If the State requesting a demand bill for the services within the original Medicare 60-day episode requires a new OASIS assessment, the HHA should submit RAPs and submit claims with condition code 20 as they would for any other demand bill situation. When Medicare receives the RAP for the demand billed episode it will cause a PEP adjustment to apply to the prior episode. Medicare cannot presume that the demand billed episode will or will not be covered based on the RAP. If the final claim for the demand billed episode is later reviewed and found to be entirely non-covered, Medicare systems will automatically adjust the prior episode to restore the appropriate full episode payment.

D – Favorable Determinations and Medicare Payment

Results of Medicare determinations favorable to the party requesting the demand bill will not necessarily result in increased Medicare payment. In such cases, and even if a favorable determination is made but payment does not change, HHAs will still refund any monies collected from beneficiaries or other payers for services previously thought not medically necessary under Medicare. Medicare payment will change only with the addition of covered visits if one or more of the following conditions apply:

  • An increase in the number of therapy visits results in a change in the payment group for the episode – in such cases, the payment group of the episode would be changed by the contractor in medical review;
  • An increase in the number of overall visits that either:
    1. Changes payment from a low-utilization payment adjustment to a full episode; or
    2. Results in the episode meeting the threshold for outlier payment (it is highly unlikely both things occur for the same episode).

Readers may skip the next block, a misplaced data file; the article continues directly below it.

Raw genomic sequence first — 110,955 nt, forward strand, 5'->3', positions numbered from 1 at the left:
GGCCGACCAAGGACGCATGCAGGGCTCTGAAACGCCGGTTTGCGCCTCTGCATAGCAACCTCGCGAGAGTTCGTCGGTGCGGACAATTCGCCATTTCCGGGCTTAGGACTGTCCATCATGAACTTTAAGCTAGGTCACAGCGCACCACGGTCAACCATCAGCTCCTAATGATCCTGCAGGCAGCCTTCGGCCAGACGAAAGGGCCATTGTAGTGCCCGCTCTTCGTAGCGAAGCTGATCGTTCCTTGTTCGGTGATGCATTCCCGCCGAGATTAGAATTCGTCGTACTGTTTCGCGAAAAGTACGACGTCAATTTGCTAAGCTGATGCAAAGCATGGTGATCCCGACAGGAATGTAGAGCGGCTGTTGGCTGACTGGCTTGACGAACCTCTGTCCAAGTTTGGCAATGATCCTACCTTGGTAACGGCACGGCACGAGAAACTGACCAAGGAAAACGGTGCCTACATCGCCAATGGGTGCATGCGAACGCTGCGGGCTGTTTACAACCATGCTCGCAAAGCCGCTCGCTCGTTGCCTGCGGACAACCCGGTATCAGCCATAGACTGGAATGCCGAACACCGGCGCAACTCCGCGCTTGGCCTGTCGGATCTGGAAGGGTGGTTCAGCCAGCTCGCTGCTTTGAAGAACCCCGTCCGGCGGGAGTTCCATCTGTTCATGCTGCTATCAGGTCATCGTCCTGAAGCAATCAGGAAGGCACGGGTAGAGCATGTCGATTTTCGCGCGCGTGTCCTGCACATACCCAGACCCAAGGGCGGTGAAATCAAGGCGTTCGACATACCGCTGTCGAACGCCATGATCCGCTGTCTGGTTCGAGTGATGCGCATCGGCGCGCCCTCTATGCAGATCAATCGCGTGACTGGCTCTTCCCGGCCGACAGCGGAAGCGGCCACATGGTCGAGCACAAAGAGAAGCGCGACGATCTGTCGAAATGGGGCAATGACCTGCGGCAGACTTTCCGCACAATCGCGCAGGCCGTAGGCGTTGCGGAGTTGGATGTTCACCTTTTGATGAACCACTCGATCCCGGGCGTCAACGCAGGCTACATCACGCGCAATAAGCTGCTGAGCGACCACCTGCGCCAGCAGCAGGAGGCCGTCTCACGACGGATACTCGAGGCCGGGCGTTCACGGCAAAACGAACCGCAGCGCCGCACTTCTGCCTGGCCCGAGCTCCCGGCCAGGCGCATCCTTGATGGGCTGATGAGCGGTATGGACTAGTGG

• A favorable ruling on a demand bill adds days to an episode that received a PEP adjustment.

If a favorable determination is made, contractors will assure pricing of the claim occurs after medical review so that claims also serving as demand bills receive appropriate payment.

E – Appeals

Appeal of Medicare determinations made on HH PPS claims also serving as demand bills is accomplished by appealing the HH PPS claim. Such appeals are done in accordance with regulations stipulating appeals rights for Medicare home health claims. HH PPS RAPs do not have appeal rights; rather, appeals rights are tied to the claims that represent all services delivered for the entire episode unit of payment.

F – Specific Demand Billing Scenarios

  1. Independent Assessment.Billing questions relative to the ABN and home health assessments have persisted. With regard to payment liability for the assessment itself, the assessment is a non-covered service that is not a Medicare benefit and is never separately payable by Medicare. In all such cases, a choice remains: The provider may or may not decide to hold the beneficiary liable, and Medicare cannot specify which is appropriate because the service at issue is outside Medicare’s scope.

If a decision is made to hold a beneficiary liable for just the assessment, Medicare providers must be in compliance with the home health Conditions of Participation(COPs), as follows: